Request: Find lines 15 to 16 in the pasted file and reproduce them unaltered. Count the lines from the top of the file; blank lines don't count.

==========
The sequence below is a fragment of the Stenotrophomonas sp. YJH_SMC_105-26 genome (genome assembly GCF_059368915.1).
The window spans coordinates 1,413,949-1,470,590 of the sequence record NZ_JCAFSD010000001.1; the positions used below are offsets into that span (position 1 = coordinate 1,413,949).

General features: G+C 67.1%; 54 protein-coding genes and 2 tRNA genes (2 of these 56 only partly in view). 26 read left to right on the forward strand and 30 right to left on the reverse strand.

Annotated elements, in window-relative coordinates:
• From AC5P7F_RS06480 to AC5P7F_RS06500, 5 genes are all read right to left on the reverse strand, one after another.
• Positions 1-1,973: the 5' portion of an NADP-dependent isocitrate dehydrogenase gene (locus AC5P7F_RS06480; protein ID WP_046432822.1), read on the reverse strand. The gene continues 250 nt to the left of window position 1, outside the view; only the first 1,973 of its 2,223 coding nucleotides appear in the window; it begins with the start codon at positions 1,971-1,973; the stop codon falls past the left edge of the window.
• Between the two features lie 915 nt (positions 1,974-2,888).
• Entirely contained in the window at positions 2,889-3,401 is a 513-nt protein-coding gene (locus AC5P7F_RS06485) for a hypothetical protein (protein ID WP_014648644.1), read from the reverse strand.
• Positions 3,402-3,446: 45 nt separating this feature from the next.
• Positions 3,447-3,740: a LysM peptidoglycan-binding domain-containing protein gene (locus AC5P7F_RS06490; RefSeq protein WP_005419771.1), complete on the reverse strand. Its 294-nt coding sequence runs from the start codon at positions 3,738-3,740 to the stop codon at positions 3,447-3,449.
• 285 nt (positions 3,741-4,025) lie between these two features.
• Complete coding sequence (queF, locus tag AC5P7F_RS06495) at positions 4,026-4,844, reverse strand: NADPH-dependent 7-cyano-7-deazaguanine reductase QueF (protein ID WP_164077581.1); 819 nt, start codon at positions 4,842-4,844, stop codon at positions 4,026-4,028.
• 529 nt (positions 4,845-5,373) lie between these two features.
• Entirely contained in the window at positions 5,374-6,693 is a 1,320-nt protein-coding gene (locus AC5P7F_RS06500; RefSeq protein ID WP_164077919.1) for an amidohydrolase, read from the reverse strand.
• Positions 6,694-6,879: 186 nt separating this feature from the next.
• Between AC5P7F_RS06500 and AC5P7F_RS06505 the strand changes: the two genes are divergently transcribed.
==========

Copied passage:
• Positions 6,694-6,879: 186 nt separating this feature from the next.
• Between AC5P7F_RS06500 and AC5P7F_RS06505 the strand changes: the two genes are divergently transcribed.